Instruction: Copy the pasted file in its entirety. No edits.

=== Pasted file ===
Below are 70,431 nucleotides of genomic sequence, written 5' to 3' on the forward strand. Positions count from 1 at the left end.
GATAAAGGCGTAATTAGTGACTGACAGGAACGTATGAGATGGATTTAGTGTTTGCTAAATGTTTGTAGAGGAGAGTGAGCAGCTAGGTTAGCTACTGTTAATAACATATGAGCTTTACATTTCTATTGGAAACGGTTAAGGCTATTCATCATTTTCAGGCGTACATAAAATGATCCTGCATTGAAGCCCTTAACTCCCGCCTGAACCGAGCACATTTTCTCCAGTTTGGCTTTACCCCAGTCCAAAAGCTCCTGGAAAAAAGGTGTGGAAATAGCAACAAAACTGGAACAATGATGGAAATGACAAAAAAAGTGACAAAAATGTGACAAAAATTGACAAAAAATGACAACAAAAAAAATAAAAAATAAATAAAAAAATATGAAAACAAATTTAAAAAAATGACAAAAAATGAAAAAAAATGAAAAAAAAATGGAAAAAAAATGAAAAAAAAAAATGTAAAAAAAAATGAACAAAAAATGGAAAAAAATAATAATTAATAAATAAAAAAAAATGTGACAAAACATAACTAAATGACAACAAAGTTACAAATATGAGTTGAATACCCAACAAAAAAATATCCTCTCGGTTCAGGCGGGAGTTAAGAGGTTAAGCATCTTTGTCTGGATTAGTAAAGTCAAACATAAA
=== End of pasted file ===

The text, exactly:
Below are 70,431 nucleotides of genomic sequence, written 5' to 3' on the forward strand. Positions count from 1 at the left end.
GATAAAGGCGTAATTAGTGACTGACAGGAACGTATGAGATGGATTTAGTGTTTGCTAAATGTTTGTAGAGGAGAGTGAGCAGCTAGGTTAGCTACTGTTAATAACATATGAGCTTTACATTTCTATTGGAAACGGTTAAGGCTATTCATCATTTTCAGGCGTACATAAAATGATCCTGCATTGAAGCCCTTAACTCCCGCCTGAACCGAGCACATTTTCTCCAGTTTGGCTTTACCCCAGTCCAAAAGCTCCTGGAAAAAAGGTGTGGAAATAGCAACAAAACTGGAACAATGATGGAAATGACAAAAAAAGTGACAAAAATGTGACAAAAATTGACAAAAAATGACAACAAAAAAAATAAAAAATAAATAAAAAAATATGAAAACAAATTTAAAAAAATGACAAAAAATGAAAAAAAATGAAAAAAAAATGGAAAAAAAATGAAAAAAAAAAATGTAAAAAAAAATGAACAAAAAATGGAAAAAAATAATAATTAATAAATAAAAAAAAATGTGACAAAACATAACTAAATGACAACAAAGTTACAAATATGAGTTGAATACCCAACAAAAAAATATCCTCTCGGTTCAGGCGGGAGTTAAGAGGTTAAGCATCTTTGTCTGGATTAGTAAAGTCAAACATAAA